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High interest accounts versus GICs
June 28, 2016
8:31 am
JenE
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It appears to me, a newcomer, that some members keep large amounts of money (large to me is $10,000 and up) in high interest savings accounts rather than investing in GICs. With Oaken offering 2.75% for 18 month to 5 year terms, I'm wondering why this is so. Of course, I realize that everyone has their own agenda, but other than that, perhaps I'm missing something in the big picture. If anyone has suggestions, ideas, tips, I'd love to hear from them, as I want to make my hard earned savings work for me in the best possible way.sf-smile

June 28, 2016
10:36 am
Rick
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I think most of us have GIC's as well as HISA accounts. I use my HISA to accumulate funds during the year for contributing to my TFSA's, RSP's, property tax, house/car insurance, as well as having some cash on hand in case of emergencies or unexpected expenses. There is another benefit to maxing out your RSP contributions ASAP in the new tax year; Loonie got me started from this post: https://www.highinterestsavings.ca/forum/rrsps-and-rrifs/an-extra-benefit-you-can-get-from-contributing-to-rrsp-earlier/ and have been doing it every year since. Bonus on your paycheck for the wage-slaves. No use locking it up for a year or more, but might as well get interest while it sits. If I need cash NOW...can't afford to contact CS, cash out a GIC and wait for the funds to appear in my account. How much you keep on hand is based on individual circumstances...some say you should have at least 3 months wages worth minimum, I'm more comfortable with a year.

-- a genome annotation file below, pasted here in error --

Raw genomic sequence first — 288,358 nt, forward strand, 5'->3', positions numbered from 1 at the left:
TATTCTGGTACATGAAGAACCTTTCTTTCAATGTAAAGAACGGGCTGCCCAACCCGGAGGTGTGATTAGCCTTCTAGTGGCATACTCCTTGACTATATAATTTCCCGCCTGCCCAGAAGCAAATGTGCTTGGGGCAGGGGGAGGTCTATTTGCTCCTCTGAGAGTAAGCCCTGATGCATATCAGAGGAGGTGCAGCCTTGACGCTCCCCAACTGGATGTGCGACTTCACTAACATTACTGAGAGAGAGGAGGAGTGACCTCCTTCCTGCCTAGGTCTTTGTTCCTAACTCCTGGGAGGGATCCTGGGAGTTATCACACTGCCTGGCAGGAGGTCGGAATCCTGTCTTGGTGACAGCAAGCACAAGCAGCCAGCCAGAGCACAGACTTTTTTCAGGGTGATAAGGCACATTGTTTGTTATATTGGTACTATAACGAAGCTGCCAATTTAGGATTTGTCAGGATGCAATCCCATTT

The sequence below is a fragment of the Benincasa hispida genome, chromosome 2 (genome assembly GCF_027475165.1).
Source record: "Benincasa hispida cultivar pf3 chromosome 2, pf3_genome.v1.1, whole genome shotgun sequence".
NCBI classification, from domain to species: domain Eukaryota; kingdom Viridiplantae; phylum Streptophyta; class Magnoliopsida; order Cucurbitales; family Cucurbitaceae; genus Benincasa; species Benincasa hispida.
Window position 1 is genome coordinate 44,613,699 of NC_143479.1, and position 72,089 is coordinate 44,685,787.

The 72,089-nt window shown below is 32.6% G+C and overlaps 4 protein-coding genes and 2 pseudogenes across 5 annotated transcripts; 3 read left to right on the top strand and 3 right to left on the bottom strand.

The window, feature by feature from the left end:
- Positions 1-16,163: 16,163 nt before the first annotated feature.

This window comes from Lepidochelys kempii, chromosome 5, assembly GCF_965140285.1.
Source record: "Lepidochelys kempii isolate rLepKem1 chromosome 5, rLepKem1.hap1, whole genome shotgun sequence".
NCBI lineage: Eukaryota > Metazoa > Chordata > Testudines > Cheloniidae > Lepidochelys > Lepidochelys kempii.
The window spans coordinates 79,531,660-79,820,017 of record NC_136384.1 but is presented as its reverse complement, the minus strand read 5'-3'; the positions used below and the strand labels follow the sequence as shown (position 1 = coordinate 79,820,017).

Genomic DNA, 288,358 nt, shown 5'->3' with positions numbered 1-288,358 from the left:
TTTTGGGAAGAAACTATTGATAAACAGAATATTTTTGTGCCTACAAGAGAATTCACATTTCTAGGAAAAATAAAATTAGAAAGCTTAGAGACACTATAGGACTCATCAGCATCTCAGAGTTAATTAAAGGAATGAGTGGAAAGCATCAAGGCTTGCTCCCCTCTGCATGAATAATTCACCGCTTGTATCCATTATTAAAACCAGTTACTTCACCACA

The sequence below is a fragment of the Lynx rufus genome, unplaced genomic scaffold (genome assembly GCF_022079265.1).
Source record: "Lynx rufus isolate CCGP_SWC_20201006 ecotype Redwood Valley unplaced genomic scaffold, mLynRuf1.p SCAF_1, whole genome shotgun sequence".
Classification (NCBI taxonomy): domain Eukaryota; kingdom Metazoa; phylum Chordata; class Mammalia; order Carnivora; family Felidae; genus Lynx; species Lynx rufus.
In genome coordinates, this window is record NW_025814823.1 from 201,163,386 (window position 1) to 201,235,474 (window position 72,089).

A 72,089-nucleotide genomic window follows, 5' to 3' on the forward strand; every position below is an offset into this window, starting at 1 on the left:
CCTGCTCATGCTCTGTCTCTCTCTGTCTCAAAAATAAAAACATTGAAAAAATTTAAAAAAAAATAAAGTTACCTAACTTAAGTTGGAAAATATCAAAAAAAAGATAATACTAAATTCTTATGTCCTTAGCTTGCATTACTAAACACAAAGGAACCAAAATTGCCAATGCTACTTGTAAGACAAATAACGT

June 28, 2016
11:14 am
Loonie
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I doubt you're missing anything!
If you don't envision needing access to the money before the term is up and you have no particular reason to believe rates will go up significantly in the interim, then you should go for the GICs.
Some of us who are retired need to keep significant sums available to manage cash flow and unexpected needs. Also, people of all ages have varying ideas about how much they need to keep for emergencies. And some people are holding cash while they wait for other investment opportunities. Some are even holding down payment money for a house in the hope of finding something in the next year or two.

June 28, 2016
6:58 pm
SavingIsGood
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All sound advises!
If you have a steady income, 75% of your cash money should be in GIC as that is Guaranteed, I will repeat - GUARANTEED Investment Certificate. You know Exactly how much you will have at the end of term vs. muddy, sorry mutual funds where they promise you 6, 8, 12% and you end up with 1 or -3%.